How the Hubble Space Telescope Works (Infographic)

Infographic: Find out how the Hubble Space Telescope works.
Find out how Hubble has stayed on the cutting edge of deep-space astronomy for the past 25 years. (Image credit: Karl Tate, Infographics Artist)

Launched from space shuttle Discovery on April 24, 1990,  the Hubble Space Telescope orbits at an altitude of about 350 miles (560 kilometers). The telescope is 43.5 feet (13.2 meters) long, weighs 24,500 pounds (11,110 kilograms) and cost $2.5 billion.

Hubble’s six cameras and sensors  see visible, infrared and ultraviolet light. At the heart of Hubble is its 8-foot-diameter (2.4 meters) primary mirror. The Hubble telescope is named after the famed late astronomer Edwin Hubble, who has been lauded as the father of modern cosmology and determined the rate of the expansion of the universe. 

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Incoming light strikes the primary mirror, and is reflected onto the secondary mirror and through a hole in the primary mirror, until it finally reaches a focal point at the science instruments. The complicated path increases the telescope’s focal length. [Amazing Photos by the Hubble Space Telescope]

When Hubble was first trained on distant heavenly targets, astronomers were horrified to discover that the images were out of focus. The primary mirror had been ground to the wrong prescription. After astronauts installed corrective optics in 1993, the view was clear.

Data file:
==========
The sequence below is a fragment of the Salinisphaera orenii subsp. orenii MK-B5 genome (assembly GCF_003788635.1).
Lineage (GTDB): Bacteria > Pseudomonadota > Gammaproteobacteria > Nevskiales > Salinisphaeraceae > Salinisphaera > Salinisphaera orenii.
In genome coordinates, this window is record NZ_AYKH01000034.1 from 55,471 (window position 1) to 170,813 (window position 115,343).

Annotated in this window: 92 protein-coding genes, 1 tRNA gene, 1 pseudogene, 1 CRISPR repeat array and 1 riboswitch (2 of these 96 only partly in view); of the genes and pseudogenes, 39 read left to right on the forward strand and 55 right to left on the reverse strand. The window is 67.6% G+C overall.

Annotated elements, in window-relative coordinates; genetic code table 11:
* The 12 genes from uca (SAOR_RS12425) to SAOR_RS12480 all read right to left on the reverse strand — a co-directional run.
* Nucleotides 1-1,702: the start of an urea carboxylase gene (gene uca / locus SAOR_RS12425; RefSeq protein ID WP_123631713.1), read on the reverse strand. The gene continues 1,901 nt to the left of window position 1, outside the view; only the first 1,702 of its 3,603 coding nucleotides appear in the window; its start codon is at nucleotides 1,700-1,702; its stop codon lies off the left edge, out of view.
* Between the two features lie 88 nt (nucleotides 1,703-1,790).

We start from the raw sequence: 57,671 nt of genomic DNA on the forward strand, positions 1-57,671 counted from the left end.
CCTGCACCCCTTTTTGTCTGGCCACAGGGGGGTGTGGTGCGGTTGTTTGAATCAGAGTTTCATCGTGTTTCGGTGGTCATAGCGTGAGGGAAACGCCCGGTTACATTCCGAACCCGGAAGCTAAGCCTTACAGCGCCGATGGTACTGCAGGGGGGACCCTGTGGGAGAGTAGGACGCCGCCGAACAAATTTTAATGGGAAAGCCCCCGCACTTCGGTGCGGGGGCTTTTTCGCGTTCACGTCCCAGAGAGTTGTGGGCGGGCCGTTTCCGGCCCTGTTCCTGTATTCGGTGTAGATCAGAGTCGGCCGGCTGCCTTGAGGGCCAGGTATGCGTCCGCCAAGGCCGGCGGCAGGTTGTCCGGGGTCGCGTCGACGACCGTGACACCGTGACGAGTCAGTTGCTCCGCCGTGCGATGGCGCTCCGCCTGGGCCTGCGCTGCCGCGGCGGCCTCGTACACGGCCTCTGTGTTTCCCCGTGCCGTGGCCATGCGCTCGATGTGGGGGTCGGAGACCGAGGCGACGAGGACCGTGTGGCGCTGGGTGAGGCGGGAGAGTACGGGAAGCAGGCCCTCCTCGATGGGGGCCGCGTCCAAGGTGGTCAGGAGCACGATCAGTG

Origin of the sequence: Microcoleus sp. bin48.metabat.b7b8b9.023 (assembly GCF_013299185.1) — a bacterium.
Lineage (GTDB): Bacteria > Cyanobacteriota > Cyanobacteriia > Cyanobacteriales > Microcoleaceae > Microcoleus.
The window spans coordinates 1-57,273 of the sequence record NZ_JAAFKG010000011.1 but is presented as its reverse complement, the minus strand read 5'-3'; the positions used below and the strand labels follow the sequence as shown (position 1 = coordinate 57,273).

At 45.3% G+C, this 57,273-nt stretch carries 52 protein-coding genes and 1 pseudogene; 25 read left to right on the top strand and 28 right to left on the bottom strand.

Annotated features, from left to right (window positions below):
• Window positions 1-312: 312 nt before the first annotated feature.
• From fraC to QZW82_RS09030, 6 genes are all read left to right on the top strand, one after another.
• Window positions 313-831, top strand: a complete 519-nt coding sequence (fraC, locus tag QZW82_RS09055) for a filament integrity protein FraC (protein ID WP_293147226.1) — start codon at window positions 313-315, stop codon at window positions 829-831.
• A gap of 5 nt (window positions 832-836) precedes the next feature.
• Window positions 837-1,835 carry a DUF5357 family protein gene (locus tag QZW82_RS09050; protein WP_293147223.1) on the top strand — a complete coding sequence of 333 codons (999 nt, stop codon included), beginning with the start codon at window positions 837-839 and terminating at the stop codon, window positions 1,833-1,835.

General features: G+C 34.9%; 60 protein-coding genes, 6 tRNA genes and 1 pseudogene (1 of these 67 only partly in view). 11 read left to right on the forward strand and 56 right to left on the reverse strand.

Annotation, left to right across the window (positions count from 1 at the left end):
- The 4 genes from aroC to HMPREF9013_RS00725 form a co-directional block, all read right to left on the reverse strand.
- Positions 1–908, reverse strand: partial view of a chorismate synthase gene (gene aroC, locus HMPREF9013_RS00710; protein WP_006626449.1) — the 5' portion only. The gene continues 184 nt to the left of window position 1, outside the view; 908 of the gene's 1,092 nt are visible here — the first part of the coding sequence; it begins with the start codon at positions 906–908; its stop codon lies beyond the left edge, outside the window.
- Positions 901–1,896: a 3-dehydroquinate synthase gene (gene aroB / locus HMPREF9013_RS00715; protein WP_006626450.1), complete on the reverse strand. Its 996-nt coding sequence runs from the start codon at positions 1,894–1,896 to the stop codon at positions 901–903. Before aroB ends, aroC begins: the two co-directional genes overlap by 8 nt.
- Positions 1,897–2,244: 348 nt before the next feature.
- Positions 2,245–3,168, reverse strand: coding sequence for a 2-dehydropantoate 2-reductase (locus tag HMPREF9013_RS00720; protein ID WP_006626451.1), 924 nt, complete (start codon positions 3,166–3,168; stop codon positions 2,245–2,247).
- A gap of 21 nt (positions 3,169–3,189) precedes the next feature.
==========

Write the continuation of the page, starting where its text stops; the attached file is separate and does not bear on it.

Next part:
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Hubble was designed to be serviced on-orbit by space-shuttle astronauts. Cameras, sensors and even the large solar-panel "wings" have  been replaced. Hubble was visited five times: in 1993, 1997, 1999, 2002 and 2009. Since the retirement of the space shuttles in 2011, no more manned  Hubble visits are planned.

Scheduled to launch in 2018, Hubble’s successor, the James Webb Space Telescope (JWST) will orbit about 930,000 miles (1.5 million km) away from Earth.

The JWST’s 21-foot-diameter (6.4 m) mirror dwarfs that of Hubble. The James Webb Space  Telescope is estimated to cost a total of $8.8 billion.

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Karl Tate contributor

Karl's association with goes back to 2000, when he was hired to produce interactive Flash graphics. From 2010 to 2016, Karl worked as an infographics specialist across all editorial properties of Purch (formerly known as TechMediaNetwork).  Before joining, Karl spent 11 years at the New York headquarters of The Associated Press, creating news graphics for use around the world in newspapers and on the web.  He has a degree in graphic design from Louisiana State University and now works as a freelance graphic designer in New York City.